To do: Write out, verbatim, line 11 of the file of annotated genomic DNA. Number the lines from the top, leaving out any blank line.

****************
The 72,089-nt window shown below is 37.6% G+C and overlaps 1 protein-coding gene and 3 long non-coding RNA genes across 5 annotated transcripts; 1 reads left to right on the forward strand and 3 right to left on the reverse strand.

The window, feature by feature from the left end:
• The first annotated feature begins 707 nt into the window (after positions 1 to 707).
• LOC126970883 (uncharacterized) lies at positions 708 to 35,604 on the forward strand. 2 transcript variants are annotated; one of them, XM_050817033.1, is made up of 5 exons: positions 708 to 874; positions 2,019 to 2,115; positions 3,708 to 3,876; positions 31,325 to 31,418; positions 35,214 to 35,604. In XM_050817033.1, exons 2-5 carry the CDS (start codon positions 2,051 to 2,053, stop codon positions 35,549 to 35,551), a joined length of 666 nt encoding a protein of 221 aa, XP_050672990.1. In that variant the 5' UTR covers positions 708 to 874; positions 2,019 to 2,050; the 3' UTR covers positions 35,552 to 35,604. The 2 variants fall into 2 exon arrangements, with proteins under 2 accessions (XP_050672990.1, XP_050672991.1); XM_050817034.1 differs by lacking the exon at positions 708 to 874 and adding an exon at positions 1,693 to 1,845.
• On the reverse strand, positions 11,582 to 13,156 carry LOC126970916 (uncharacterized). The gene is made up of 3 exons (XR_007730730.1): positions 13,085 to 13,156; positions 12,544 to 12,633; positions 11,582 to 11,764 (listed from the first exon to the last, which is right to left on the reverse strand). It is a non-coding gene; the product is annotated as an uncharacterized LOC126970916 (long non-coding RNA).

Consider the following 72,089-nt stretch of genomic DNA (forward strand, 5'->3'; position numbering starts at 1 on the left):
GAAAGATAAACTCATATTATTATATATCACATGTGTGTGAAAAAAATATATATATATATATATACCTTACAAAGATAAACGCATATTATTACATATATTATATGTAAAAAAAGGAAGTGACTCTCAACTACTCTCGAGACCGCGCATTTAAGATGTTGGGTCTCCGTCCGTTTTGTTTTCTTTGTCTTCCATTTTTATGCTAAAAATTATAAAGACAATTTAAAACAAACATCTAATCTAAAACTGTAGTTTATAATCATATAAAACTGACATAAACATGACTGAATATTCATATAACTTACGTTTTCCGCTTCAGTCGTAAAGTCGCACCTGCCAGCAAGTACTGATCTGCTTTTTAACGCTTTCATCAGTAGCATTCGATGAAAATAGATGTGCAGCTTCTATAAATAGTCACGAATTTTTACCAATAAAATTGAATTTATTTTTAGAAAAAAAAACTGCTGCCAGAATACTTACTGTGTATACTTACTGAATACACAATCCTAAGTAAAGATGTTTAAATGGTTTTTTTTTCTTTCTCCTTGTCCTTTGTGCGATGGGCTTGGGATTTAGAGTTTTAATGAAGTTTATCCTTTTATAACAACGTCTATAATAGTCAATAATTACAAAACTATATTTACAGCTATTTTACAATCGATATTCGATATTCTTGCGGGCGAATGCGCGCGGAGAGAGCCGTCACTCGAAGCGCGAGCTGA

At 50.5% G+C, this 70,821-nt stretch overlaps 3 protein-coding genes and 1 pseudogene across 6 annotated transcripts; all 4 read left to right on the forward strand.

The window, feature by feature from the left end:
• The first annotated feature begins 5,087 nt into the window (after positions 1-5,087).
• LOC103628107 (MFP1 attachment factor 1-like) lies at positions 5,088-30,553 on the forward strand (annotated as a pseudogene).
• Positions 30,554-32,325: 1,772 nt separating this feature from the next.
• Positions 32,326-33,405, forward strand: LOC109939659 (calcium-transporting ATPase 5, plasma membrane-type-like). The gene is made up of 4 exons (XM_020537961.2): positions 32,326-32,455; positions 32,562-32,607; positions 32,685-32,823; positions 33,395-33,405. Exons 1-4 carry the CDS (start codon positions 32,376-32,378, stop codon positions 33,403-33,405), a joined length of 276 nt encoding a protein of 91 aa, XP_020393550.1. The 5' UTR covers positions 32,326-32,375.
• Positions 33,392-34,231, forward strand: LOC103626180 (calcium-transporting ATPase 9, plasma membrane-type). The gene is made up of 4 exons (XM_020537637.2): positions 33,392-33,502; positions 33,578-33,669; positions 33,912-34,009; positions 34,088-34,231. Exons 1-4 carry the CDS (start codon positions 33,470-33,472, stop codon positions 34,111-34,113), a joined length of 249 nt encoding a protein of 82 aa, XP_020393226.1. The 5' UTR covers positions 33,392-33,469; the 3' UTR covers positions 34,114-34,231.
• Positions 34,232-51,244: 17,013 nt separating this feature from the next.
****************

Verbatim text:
• LOC103628107 (MFP1 attachment factor 1-like) lies at positions 5,088-30,553 on the forward strand (annotated as a pseudogene).